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Media Matters

Predatory Journalism at the New York Times

By 10.21.14

The New York Times is again on the warpath against what it calls “predatory lending.”

Just what is predatory lending? It is lending that charges a higher interest rate than people like those at the New York Times approve of. According to such thinking — or lack of thinking — the answer is to have the government set an interest rate ceiling at a level that will be acceptable to third parties like the New York Times.

People who believe in government-set price controls — whether on interest rates charged for loans, rents charged for housing, or wages paid under minimum wage laws — seem to think that this is the end of the story. Yet there is a vast literature on the economic repercussions of price controls.

Whole books have been written just on the repercussions of rent control laws in countries around the world.

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The Obama Watch

D.C. Reporters Push Back on White House Control

By 10.21.14

Nobody likes a micro-manager. Especially when that micro-manager is the government.

Here in the United States, we have this great thing called “the freedom of the press,” protected by our Constitution. But the White House doesn’t always seem to value that freedom above its own image. And since it is the primary distributor for some reports on the president’s activity, it takes advantage of that position to block certain content from being made public.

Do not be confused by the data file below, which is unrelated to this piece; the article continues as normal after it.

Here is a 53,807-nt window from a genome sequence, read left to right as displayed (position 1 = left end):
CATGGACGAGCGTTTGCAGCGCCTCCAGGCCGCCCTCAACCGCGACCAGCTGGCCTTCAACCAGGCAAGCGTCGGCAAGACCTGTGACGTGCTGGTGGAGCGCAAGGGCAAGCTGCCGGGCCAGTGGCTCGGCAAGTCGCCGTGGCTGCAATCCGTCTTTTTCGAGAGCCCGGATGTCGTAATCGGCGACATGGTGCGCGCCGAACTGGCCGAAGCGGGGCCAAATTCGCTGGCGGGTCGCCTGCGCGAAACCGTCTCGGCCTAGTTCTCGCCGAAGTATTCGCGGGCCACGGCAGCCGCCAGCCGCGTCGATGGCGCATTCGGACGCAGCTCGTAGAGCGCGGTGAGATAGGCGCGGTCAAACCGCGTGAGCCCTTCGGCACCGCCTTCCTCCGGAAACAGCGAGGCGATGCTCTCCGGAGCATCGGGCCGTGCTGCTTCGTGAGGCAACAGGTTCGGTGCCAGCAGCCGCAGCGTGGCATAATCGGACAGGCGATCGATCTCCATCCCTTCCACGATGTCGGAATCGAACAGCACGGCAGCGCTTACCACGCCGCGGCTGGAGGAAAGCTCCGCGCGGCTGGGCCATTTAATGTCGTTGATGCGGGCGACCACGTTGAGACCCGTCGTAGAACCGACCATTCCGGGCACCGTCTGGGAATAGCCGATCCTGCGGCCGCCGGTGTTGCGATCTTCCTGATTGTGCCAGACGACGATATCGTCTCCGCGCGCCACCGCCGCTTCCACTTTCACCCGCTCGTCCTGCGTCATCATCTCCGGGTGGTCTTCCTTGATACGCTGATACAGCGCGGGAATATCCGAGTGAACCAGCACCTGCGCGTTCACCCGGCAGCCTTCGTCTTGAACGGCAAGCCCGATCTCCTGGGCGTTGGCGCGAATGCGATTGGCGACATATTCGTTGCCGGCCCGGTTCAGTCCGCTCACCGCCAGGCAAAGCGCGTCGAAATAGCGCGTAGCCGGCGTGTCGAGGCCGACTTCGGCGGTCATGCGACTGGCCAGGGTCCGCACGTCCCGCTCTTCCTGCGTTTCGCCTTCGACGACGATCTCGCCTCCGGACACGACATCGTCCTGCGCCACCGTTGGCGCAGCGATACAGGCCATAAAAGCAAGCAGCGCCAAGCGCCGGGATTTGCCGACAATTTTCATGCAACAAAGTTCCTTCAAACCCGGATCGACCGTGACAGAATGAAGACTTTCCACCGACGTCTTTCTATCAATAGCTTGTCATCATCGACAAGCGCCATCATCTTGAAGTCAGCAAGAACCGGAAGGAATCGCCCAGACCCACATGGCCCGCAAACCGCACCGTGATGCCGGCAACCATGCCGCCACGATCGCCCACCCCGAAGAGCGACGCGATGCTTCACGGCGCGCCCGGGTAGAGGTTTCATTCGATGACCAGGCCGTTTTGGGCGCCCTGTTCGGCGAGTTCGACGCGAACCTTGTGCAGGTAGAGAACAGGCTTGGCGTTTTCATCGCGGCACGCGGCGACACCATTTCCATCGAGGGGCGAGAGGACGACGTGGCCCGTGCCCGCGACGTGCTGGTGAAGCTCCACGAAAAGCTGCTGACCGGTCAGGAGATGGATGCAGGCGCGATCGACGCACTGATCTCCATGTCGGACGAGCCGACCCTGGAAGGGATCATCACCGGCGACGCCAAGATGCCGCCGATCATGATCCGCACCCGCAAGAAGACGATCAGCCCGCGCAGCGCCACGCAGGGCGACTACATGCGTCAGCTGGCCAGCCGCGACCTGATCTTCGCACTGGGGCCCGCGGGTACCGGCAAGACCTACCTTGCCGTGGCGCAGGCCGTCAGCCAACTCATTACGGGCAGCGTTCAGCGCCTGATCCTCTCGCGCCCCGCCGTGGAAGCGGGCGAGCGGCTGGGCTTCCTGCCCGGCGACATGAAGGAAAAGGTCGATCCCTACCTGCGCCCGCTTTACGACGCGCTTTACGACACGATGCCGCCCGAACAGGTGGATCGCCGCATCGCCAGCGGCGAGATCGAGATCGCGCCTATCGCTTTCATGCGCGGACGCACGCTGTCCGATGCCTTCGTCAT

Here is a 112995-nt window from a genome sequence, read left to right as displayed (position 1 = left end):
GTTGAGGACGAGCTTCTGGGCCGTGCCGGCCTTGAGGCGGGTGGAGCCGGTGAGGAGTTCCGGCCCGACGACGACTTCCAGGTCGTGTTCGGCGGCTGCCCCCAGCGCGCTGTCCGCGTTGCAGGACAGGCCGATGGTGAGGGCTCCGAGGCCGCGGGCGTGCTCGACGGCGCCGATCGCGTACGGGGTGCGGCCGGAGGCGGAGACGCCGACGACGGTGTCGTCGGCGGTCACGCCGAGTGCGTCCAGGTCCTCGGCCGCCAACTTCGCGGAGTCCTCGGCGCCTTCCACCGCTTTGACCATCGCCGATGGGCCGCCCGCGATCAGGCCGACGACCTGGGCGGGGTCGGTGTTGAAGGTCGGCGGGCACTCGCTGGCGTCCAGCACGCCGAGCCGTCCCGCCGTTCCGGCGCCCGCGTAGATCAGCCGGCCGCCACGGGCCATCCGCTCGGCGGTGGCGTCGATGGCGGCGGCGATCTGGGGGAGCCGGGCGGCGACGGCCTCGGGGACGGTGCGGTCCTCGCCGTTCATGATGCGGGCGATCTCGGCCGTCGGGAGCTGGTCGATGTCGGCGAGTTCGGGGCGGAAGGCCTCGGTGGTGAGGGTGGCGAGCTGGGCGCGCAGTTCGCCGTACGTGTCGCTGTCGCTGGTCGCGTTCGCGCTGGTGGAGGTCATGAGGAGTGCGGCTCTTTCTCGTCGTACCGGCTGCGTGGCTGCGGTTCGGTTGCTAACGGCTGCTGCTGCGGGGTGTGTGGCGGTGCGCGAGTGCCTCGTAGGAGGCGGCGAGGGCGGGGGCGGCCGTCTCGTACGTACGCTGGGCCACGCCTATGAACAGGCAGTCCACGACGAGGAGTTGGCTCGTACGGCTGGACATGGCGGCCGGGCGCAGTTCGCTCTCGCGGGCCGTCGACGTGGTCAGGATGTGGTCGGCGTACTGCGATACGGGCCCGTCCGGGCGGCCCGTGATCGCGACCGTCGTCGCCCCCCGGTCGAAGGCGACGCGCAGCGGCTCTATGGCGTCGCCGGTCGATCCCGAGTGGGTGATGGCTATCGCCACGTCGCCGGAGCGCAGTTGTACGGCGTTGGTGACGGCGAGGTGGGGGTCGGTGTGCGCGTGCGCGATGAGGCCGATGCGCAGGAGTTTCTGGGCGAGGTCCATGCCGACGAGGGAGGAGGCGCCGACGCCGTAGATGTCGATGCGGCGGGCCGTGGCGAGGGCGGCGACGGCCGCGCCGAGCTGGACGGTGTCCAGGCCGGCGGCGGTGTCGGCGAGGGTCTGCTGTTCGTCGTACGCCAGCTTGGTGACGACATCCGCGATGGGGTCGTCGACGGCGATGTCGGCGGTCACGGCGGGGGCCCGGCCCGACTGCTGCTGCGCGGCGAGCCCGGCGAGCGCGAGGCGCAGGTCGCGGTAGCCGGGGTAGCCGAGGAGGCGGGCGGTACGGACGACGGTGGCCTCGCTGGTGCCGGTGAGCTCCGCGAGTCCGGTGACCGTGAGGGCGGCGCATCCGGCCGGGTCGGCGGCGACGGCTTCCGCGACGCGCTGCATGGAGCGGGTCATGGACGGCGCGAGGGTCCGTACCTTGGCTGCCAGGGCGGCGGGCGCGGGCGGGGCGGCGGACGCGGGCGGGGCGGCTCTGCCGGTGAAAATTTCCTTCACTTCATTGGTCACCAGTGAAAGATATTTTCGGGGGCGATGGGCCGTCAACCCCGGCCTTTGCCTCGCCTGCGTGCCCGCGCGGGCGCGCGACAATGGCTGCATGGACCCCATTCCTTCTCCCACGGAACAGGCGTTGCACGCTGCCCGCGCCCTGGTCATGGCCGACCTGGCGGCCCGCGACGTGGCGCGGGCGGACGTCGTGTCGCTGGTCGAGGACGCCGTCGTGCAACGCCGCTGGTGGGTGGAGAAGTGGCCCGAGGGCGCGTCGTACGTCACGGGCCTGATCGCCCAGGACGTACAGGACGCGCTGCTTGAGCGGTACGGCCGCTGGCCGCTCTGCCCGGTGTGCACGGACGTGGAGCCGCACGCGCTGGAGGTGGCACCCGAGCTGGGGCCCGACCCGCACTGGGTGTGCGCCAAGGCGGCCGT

A group of “pool reporters” got tired of the White House throwing its weight around and demanding edits to their reports. So they came up with another way to share information that isn’t dependent on presidential press aides.

Here’s how the pool system works: instead of subjecting the president to a mob of journalists everywhere he goes, representative reporters for each event are chosen from a pool of regular White House press. The information they gather on the president’s appearances is then shared with news outlets, federal agencies, and congressional offices.

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TAS Live

Six Questions With Geert Wilders

By 10.21.14

Geert Wilders is the founder of the Dutch Party for Freedom, the fourth largest in that country’s parliament, and perhaps the Netherlands’ most controversial political figure. Wilders, whose 2008 film Fitna confrontationally opposed the encroachment of Islamic culture into Europe, has become an international figure while being prosecuted for “hate speech.” Calling himself a “right-wing liberal,” Wilders advocates curbing immigration into the Netherlands and other Western countries from Islamic nations, closing radical mosques, denaturalizing violent Muslims, and reducing the power of the European Union, among other things.